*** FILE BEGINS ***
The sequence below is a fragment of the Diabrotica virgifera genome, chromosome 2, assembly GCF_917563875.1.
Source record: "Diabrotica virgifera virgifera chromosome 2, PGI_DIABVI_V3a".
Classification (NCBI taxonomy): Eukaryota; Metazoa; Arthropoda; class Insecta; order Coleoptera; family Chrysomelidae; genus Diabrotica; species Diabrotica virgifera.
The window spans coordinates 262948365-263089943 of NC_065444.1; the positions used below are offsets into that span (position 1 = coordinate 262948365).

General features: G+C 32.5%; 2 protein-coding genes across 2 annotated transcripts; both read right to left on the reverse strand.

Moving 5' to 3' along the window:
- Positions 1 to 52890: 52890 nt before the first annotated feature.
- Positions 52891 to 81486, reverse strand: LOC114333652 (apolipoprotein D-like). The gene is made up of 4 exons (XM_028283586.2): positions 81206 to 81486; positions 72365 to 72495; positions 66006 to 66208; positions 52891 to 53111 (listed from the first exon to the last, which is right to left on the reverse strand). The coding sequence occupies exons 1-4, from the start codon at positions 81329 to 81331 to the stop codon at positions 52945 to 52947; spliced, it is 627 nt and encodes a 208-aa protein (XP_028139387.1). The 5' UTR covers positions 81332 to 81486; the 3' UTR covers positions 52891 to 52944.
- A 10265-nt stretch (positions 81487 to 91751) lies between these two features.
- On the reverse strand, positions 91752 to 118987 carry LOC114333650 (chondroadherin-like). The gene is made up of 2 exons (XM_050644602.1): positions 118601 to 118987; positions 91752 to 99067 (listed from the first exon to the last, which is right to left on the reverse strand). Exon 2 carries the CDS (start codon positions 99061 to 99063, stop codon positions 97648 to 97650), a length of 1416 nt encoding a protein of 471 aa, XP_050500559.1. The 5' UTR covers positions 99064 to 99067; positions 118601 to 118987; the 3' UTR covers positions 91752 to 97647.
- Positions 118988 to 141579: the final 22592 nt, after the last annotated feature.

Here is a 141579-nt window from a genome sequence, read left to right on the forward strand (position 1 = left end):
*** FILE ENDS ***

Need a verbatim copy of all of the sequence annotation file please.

The sequence below is a fragment of the Diabrotica virgifera genome, chromosome 2, assembly GCF_917563875.1.
Source record: "Diabrotica virgifera virgifera chromosome 2, PGI_DIABVI_V3a".
Classification (NCBI taxonomy): Eukaryota; Metazoa; Arthropoda; class Insecta; order Coleoptera; family Chrysomelidae; genus Diabrotica; species Diabrotica virgifera.
The window spans coordinates 262948365-263089943 of NC_065444.1; the positions used below are offsets into that span (position 1 = coordinate 262948365).

General features: G+C 32.5%; 2 protein-coding genes across 2 annotated transcripts; both read right to left on the reverse strand.

Moving 5' to 3' along the window:
- Positions 1 to 52890: 52890 nt before the first annotated feature.
- Positions 52891 to 81486, reverse strand: LOC114333652 (apolipoprotein D-like). The gene is made up of 4 exons (XM_028283586.2): positions 81206 to 81486; positions 72365 to 72495; positions 66006 to 66208; positions 52891 to 53111 (listed from the first exon to the last, which is right to left on the reverse strand). The coding sequence occupies exons 1-4, from the start codon at positions 81329 to 81331 to the stop codon at positions 52945 to 52947; spliced, it is 627 nt and encodes a 208-aa protein (XP_028139387.1). The 5' UTR covers positions 81332 to 81486; the 3' UTR covers positions 52891 to 52944.
- A 10265-nt stretch (positions 81487 to 91751) lies between these two features.
- On the reverse strand, positions 91752 to 118987 carry LOC114333650 (chondroadherin-like). The gene is made up of 2 exons (XM_050644602.1): positions 118601 to 118987; positions 91752 to 99067 (listed from the first exon to the last, which is right to left on the reverse strand). Exon 2 carries the CDS (start codon positions 99061 to 99063, stop codon positions 97648 to 97650), a length of 1416 nt encoding a protein of 471 aa, XP_050500559.1. The 5' UTR covers positions 99064 to 99067; positions 118601 to 118987; the 3' UTR covers positions 91752 to 97647.
- Positions 118988 to 141579: the final 22592 nt, after the last annotated feature.

Here is a 141579-nt window from a genome sequence, read left to right on the forward strand (position 1 = left end):